- What are the options?
- What will change with each option?
- How can we prepare for the changes?
- What is the impact on existing services?
- What investment will we need?
- What are the risks?
- We reinforce our role as part of the business
- We shift the perception of IT as a cost center to IT as a value co-creator
- We learn new ways of working
- We participate in decisions:
- Projects that are not directly linked to the organization’s strategy may have short-term success but die in the long term
- Make sure that project investments are linked to outcomes:
- The four key steps in making ITSM more strategic: engage with other leaders, map the value streams, expand your ITSM program*, and embrace other frameworks in use
- * Improving incident, problem, and change might be strategic to IT, but it isn’t to anyone else – you need to expand strategic and tactical ITSM practices such as capacity, availability, risk, relationship, and financial management
- Service level management isn’t a field in an incident ticket (a genius quote!)
Stephen Mann – Service Management in 2023 and Beyond
- 67% of people surveyed by ITSM.tools stated that working in IT has impacted their well-being, and 88% said they think working in IT will get harder in the next three years – this means we MUST start addressing well-being issues in ITSM now
- 80% of people surveyed by AXELOS and ITSM.tools stated that their knowledge management needs improving – it’s a scary statistic when you consider how critical knowledge management is to all the “new shiny” things people want to be working with (AI, etc.).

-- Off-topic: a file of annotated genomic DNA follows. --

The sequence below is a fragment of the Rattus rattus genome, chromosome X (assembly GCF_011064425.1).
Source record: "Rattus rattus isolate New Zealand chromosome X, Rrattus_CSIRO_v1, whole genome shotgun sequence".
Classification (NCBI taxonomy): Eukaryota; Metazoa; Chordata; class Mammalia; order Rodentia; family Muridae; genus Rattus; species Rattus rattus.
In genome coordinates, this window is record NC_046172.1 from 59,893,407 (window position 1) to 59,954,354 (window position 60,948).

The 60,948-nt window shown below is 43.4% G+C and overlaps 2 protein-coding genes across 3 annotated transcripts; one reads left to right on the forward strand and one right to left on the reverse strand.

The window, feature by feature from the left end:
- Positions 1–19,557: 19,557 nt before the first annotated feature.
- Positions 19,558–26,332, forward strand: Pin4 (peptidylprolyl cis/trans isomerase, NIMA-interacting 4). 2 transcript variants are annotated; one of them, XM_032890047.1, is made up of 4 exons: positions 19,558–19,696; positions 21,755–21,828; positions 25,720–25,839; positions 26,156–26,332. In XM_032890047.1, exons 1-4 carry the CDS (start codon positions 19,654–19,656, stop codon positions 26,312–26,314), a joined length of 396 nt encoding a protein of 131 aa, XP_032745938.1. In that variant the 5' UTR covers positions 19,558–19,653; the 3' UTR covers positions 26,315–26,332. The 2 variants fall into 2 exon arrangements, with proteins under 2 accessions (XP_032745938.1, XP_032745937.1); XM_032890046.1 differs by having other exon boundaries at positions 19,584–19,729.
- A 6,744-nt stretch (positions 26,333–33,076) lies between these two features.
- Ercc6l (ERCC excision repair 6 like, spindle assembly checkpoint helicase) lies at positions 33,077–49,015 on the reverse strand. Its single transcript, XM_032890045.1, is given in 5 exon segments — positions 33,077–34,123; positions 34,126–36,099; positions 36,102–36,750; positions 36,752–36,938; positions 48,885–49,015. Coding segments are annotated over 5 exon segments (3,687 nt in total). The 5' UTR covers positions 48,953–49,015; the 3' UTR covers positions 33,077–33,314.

- Fewer than 21% of people say they have realized the benefits of their investments in self-service – this is because we focus on the technology and not the people, and we are dangerously close to making the same mistakes again with AI
- We’re still struggling to justify to leadership the value of ITSM, but do we know ourselves?
- An activity like value stream mapping can help to map your IT services to business operations and outcomes, but only 29% of the people surveyed by ITSM.tools have already done this
- No one has really cracked the “value nut” – there are frameworks and guidance, but there’s no simple formula or method to help people in ITSM easily determine their value… Your best option is to use stakeholder conversations to ascertain value
- We’ve reached a point where everyone seems to understand the importance of employee experience now, but sadly still too few are doing anything about it – you need to start NOW
- Implementing new technology doesn’t automatically improve employee experience, STOP thinking it does – look at these HappySignals statistics on how “unhappy” people are with the self-service portal and how much time it loses people (even in the organizations focused on experience improvement):
There were far more ITSM nuggets shared at Service Management World than I’ve included in this article, but hopefully the above is helpful and a good taster for future HDI ITSM events.Here @SophieDanby shares #ITSM wisdom & tips from @RaeAnnBruno, @MattBeran, @itilso, & @StephenMann with a round up of their #SMFusion presentations. Click To Tweet
Sophie is a freelance ITSM marketing consultant, helping ITSM solution vendors to develop and implement effective marketing strategies.
She covers both traditional areas of marketing (such as advertising, trade shows, and events) and digital marketing (such as video, social media, and email marketing). She is also a trained editor.